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Restaurant Review - Layla's

Restaurant Review - Layla's

Wednesday 05 December 2018

It’s the coolest place on earth”, said an American man, shaking the manager’s hand as he departed The Devlin Hotel in Ranelagh on its first night of opening. This bijou boutique hotel is the latest enterprise from the Press Up Group, which has some 30 plus properties in Dublin, including The Grayson, Angelina’s and The Stella in Rathmines. Press Up Group also has The Dean Hotel on Harcourt Street, and the Devlin is similar in concept – with 40 “cosy” rooms, from €120 per night – Mod Pod, Super Pod, Bunk Pod and Tri Pod, all being no bigger than the old bedsit days of Ranelagh. Today, however, these rooms are plush pads with all the bells and whistles – Dyson hair dryers, Nespresso machines, Smeg fridges, Netflix, and Marshall amps for your tunes. But it’s the level of artistic detail and finishes throughout the building that’s amazing – stunning contemporary carpets on the corridors, Art Deco (almost Gotham City style) copper architraves on the lift doors, plus over 160 original art works by artists including James Earley, Dorothy Cross, Bridget Riley and Leah Hewson, as well as a bespoke Tracey Emin neon piece at reception, and a 40-seater cinema, The Stella Ranelagh, in the basement, where they serve food to your seat. It could also be described, as they do in France, as more a ‘restaurant with rooms’ than hotel because it’s an eating and drinking establishment from top to bottom.

With a tiny check in desk, the ground floor is Americana, a gastrobar serving casual food, including a hot dog with fried onions, which doesn’t strike me as the smell you want to first encounter as you arrive with your Louis Vuitton luggage.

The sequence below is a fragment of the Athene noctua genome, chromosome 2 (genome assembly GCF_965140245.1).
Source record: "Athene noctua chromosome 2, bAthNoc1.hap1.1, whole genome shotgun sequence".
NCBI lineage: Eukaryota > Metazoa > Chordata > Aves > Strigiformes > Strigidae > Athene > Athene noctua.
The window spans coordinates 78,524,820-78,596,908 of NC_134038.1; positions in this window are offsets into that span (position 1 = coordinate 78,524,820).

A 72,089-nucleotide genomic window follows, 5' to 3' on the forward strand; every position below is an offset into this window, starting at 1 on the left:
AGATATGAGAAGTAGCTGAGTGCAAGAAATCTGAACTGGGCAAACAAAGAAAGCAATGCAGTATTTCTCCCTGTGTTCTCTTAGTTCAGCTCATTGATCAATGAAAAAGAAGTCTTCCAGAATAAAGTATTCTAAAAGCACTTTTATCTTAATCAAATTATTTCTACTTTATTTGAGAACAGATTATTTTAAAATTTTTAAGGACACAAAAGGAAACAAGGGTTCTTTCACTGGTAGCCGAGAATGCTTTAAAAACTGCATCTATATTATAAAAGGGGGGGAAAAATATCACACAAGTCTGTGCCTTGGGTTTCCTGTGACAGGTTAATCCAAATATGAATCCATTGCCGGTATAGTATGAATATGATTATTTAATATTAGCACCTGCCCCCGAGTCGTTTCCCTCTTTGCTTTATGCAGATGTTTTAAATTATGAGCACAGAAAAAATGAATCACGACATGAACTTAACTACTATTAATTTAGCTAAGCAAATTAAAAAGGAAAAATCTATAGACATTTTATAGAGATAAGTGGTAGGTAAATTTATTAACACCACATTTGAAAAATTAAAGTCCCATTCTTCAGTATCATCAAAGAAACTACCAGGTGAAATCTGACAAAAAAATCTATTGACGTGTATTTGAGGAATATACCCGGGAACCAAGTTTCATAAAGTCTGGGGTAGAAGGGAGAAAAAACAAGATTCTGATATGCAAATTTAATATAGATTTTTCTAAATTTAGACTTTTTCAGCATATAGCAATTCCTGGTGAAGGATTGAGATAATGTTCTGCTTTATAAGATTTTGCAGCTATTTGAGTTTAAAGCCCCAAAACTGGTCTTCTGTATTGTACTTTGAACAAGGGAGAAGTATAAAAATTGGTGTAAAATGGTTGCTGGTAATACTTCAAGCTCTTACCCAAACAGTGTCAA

Layla’s on the top floor was our destination for dinner and the D6 redbrick brigade of all ages and sizes were out in force to check out this flash newcomer to the ‘hood. Again, it’s a gastrobar with chefs to the fore making pizzas and chargrilling, and it has a lovely glass fronted terrace. We were quickly ensconced in one of the 1950s-inspired tan-leather booths, which have views across the suburban roofs.

Cocktails major here, served in retro-style glasses, so my friend kicked off with a citrusy Sicilian Royal (€12) – Italicus Rosolio, St. Germain elderflower, cava, bergamot and grapefruit sorbet, while my Higgins, was a deeper blend of Muscat, Plantation Dark Rum and Schezuan green pepper (€12), which hit the spot.

Bearing my sole
All of the starters appealed (€9-€12.95) – in fact my friend had two starters and no mains. Fillet beef tacos were with radish salad and wasabi mayo; while sesame tofu was served with Asian greens, mangetout, a cashew nut salad, and mirin dressing. Chicken livers, winter mushroom, papardelle with sage and Marsala (€9.80) was an absolutely delicious dish, as was my very pretty plate of prosciutto (€10.50) with ribbons of lardo, figs, creamy burrata, rocket and apple balsamic.

Pizzas are €14-€16.50, while mains (€19-€24) including Iberico pork cheeks; seared hake; shrimp & crab rigatoni, all sounded good with various parings. A separate grill section includes stand alone steaks (€26/€30) – an 8oz fillet and 12/14oz rump; rib eye; and striploin. The market fish from the grill was sole on the bone (€36), which I had. It was beautifully presented, topped a delicious warm melange of fennel, capers, chillies, but once I removed this topping to get at the fish, I’m afraid the poor little chap was more akin to a slip sole, a mere teenager of the Dover sole family, and really bad value. The second starter my friend chose – tempura shrimp sweet pea and smoked pancetta risotto with Parmesan crisps (€11) – was again delish, as were Parmesan fries (€5.50), which we dived into.

Puds (€7.50/€7.95) were mainly chocolate based, while an Irish cheese board was €10, but we passed on both.

Wines are expensive, the entry level being on tap at €28 from Paddy McKillen’s Chateau La Coste – after that it’s onwards and upwards, as they say. However, it’s a very clear list, and they do serve 500ml carafes. We went with a carafe, choosing a rather delicious and unusual Gruner Veltliner blend from a winemaker in the Czech Republic, Milan Nestarec, which is biodynamic, organic and vegan friendly, at €30.

Our bill with water (€6) and service came to €144.60.

The Devlin
117-119 Ranelagh Road,
Dublin 6.
Tel: (01) 406-0182

First Published In The Sunday Independent